The legislation would restore the employee retention tax credit. Bipartisan bills introduced in both the U.S. Senate and U.S. House of Representatives would reinstate the COVID-19 Employee Retention Tax Credit (ERTC) for all of 2021. Established by the CARES Act (Coronavirus Aid, Relief, and Economic Security) in 2020, the ERTC was due to expire on January 1, 2022, allowing employers to receive tax credits for eligible wages paid throughout 2021. However, the law on the Investment and Employment in Infrastructure, signed into law on November 15, 2021, retroactively shortened the period for eligible wages paid after September 30, 2021. The Employee Retention Tax Credit Restoration Act (S. 3625) would allow covered employers to receive an employment tax credit for eligible wages and health plan expenses paid for all of 2021.

SOTU registers. This week, President Biden delivered his first State of the Union (SOTU) address. Required by Article II, Section 3, Clause 1 of the United States Constitution (the President “shall from time to time give information to Congress respecting the state of the Union…”) the content, the timing and manner of addressing have evolved considerably over the years. For example:

  • President George Washington delivered the first State of the Union address in 1790. At just over 1,000 words (about four pages), it holds the record for the shortest State of the Union address. .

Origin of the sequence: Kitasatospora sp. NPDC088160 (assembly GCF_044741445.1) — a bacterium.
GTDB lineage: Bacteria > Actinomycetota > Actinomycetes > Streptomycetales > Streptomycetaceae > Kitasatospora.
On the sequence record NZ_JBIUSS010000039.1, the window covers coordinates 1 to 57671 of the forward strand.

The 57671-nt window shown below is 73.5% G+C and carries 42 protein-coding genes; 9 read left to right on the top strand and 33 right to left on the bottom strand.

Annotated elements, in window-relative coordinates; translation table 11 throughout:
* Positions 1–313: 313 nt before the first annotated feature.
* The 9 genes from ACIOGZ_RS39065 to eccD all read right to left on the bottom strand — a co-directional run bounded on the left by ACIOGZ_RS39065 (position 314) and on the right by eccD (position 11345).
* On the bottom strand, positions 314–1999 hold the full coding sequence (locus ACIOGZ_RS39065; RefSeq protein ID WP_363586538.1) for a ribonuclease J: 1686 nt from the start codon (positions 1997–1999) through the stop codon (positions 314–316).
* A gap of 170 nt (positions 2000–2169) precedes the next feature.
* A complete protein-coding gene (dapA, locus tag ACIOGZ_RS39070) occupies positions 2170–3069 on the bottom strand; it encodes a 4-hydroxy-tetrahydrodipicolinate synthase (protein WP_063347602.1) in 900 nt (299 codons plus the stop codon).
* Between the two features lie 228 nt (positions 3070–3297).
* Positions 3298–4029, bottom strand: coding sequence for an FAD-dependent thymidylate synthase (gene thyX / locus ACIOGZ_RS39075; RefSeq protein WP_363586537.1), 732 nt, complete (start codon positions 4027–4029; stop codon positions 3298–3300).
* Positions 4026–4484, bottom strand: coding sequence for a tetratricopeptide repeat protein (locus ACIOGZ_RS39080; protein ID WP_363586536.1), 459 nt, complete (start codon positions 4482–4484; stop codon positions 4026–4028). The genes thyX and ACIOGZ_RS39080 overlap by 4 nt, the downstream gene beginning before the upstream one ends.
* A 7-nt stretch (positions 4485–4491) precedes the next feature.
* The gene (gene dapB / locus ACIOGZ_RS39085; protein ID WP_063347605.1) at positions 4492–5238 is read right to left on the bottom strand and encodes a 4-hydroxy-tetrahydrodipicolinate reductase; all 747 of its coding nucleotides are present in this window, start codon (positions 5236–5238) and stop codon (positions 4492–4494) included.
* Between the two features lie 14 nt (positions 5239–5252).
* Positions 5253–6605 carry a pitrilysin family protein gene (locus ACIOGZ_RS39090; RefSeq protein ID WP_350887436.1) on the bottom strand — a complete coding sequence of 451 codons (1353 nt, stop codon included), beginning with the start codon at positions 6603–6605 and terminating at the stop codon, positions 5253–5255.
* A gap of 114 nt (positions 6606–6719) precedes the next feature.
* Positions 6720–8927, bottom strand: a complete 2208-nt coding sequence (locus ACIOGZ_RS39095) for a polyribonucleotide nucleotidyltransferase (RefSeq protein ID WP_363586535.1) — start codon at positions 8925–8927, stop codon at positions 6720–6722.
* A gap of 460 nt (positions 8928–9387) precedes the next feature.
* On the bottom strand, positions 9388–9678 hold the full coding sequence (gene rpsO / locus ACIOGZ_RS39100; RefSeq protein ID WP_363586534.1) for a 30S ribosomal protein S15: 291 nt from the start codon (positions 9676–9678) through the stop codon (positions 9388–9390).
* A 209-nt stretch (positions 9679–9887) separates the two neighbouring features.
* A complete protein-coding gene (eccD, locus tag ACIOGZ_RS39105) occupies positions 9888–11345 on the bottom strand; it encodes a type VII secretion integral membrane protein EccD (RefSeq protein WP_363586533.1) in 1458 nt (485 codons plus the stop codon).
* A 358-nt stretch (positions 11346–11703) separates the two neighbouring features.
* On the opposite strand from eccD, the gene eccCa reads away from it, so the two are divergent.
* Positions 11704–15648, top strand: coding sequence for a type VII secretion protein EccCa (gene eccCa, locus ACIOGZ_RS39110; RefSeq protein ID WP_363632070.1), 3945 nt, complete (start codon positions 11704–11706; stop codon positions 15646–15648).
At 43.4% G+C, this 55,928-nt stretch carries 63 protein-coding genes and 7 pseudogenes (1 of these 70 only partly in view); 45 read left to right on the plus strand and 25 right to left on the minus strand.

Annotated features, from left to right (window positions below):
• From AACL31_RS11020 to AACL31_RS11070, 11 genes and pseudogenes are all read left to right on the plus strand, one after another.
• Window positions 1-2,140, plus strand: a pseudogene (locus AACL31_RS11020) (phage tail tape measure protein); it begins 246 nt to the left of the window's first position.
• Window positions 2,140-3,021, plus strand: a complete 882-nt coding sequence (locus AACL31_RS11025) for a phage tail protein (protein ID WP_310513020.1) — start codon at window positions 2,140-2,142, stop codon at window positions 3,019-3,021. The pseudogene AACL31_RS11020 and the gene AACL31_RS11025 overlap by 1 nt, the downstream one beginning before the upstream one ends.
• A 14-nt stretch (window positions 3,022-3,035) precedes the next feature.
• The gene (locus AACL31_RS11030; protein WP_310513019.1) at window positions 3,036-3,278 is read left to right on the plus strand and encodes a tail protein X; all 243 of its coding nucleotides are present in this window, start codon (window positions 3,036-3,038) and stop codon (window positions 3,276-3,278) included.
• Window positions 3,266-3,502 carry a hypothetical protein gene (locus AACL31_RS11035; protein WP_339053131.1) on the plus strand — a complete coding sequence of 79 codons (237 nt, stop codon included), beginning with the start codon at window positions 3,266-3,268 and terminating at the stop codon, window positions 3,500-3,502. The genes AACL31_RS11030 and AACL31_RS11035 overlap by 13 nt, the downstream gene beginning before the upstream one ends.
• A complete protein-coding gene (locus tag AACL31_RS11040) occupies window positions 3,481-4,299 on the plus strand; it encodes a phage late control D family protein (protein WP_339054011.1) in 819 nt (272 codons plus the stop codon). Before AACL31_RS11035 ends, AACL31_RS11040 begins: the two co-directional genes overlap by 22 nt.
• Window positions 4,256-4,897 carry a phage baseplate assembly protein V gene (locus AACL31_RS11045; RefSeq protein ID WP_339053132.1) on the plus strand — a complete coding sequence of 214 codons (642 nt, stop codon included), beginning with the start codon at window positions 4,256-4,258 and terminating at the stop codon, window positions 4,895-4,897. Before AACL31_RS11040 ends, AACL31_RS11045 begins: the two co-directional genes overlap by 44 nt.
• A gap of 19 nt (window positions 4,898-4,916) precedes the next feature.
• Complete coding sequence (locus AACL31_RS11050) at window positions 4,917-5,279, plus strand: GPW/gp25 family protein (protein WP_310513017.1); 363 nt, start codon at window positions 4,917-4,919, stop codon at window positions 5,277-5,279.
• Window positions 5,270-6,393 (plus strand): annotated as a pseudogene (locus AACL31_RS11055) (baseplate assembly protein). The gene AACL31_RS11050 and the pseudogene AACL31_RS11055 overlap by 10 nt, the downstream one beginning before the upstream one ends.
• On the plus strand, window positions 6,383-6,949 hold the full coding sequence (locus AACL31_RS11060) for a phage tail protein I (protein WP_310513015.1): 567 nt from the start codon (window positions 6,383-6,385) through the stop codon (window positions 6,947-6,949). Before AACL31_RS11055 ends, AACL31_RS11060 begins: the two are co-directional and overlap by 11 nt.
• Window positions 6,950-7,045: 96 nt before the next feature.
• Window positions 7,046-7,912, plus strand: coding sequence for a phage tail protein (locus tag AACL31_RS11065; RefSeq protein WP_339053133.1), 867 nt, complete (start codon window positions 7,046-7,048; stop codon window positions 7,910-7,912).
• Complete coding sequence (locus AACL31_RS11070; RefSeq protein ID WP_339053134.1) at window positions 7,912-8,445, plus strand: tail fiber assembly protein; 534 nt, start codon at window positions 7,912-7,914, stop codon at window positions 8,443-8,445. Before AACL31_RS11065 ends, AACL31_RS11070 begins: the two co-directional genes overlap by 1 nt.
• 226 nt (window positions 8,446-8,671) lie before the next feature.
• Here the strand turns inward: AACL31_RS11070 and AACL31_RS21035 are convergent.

• Beginning with President Thomas Jefferson in 1801, presidents delivered the annual message in writing because giving a speech was considered too monarchical. This practice ended in 1913 when President Woodrow Wilson delivered an address in person to Congress. Most presidents have followed suit.
  • The record for the longest State of the Union address belongs to President Bill Clinton. His seventh and final speech, given in 2000, lasted about ninety minutes. President Jimmy Carter’s 1981 message was nearly 34,000 words (about 136 pages). Fortunately, President Carter presented the message only in writing.
  • President Franklin D. Roosevelt gave twelve annual addresses to Congress, the most of any president.
  • Presidents William Henry Harrison (died thirty-one days after his inauguration) and James A. Garfield (assassinated six months into his term) presented no addresses.

© 2022, Ogletree, Deakins, Nash, Smoak & Stewart, PC, All rights reserved.National Law Review, Volume XII, Number 63